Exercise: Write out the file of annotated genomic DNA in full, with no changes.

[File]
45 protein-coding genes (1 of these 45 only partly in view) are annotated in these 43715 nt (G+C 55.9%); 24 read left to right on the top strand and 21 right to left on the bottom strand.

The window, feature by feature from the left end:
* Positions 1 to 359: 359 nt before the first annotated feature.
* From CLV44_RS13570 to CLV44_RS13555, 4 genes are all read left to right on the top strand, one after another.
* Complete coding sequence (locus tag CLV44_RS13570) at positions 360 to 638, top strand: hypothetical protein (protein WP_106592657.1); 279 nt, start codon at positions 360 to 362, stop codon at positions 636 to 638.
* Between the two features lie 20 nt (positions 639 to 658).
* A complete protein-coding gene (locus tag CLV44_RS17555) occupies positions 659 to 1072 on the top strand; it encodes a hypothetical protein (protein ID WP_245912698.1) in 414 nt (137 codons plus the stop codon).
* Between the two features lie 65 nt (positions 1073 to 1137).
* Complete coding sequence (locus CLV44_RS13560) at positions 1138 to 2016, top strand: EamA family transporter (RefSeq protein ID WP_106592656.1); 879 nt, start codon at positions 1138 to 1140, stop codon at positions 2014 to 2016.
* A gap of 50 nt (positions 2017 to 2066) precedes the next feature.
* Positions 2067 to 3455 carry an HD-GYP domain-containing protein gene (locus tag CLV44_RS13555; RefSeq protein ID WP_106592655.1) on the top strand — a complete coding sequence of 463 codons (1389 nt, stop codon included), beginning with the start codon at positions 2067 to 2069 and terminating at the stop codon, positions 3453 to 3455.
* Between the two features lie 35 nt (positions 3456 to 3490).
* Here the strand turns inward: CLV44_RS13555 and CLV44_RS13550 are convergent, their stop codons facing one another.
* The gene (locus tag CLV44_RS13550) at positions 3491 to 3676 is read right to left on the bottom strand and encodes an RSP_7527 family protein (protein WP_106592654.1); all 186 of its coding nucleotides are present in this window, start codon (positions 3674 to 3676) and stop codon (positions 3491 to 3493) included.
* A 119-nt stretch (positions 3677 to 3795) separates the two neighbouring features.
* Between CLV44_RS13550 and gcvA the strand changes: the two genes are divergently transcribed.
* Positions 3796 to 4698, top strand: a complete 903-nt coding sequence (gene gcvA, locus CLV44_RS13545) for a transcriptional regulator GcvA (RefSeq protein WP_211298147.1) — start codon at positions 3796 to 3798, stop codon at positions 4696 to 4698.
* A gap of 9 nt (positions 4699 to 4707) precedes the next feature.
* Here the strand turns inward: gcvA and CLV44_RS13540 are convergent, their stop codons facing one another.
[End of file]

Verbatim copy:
45 protein-coding genes (1 of these 45 only partly in view) are annotated in these 43715 nt (G+C 55.9%); 24 read left to right on the top strand and 21 right to left on the bottom strand.

The window, feature by feature from the left end:
* Positions 1 to 359: 359 nt before the first annotated feature.
* From CLV44_RS13570 to CLV44_RS13555, 4 genes are all read left to right on the top strand, one after another.
* Complete coding sequence (locus tag CLV44_RS13570) at positions 360 to 638, top strand: hypothetical protein (protein WP_106592657.1); 279 nt, start codon at positions 360 to 362, stop codon at positions 636 to 638.
* Between the two features lie 20 nt (positions 639 to 658).
* A complete protein-coding gene (locus tag CLV44_RS17555) occupies positions 659 to 1072 on the top strand; it encodes a hypothetical protein (protein ID WP_245912698.1) in 414 nt (137 codons plus the stop codon).
* Between the two features lie 65 nt (positions 1073 to 1137).
* Complete coding sequence (locus CLV44_RS13560) at positions 1138 to 2016, top strand: EamA family transporter (RefSeq protein ID WP_106592656.1); 879 nt, start codon at positions 1138 to 1140, stop codon at positions 2014 to 2016.
* A gap of 50 nt (positions 2017 to 2066) precedes the next feature.
* Positions 2067 to 3455 carry an HD-GYP domain-containing protein gene (locus tag CLV44_RS13555; RefSeq protein ID WP_106592655.1) on the top strand — a complete coding sequence of 463 codons (1389 nt, stop codon included), beginning with the start codon at positions 2067 to 2069 and terminating at the stop codon, positions 3453 to 3455.
* Between the two features lie 35 nt (positions 3456 to 3490).
* Here the strand turns inward: CLV44_RS13555 and CLV44_RS13550 are convergent, their stop codons facing one another.
* The gene (locus tag CLV44_RS13550) at positions 3491 to 3676 is read right to left on the bottom strand and encodes an RSP_7527 family protein (protein WP_106592654.1); all 186 of its coding nucleotides are present in this window, start codon (positions 3674 to 3676) and stop codon (positions 3491 to 3493) included.
* A 119-nt stretch (positions 3677 to 3795) separates the two neighbouring features.
* Between CLV44_RS13550 and gcvA the strand changes: the two genes are divergently transcribed.
* Positions 3796 to 4698, top strand: a complete 903-nt coding sequence (gene gcvA, locus CLV44_RS13545) for a transcriptional regulator GcvA (RefSeq protein WP_211298147.1) — start codon at positions 3796 to 3798, stop codon at positions 4696 to 4698.
* A gap of 9 nt (positions 4699 to 4707) precedes the next feature.
* Here the strand turns inward: gcvA and CLV44_RS13540 are convergent, their stop codons facing one another.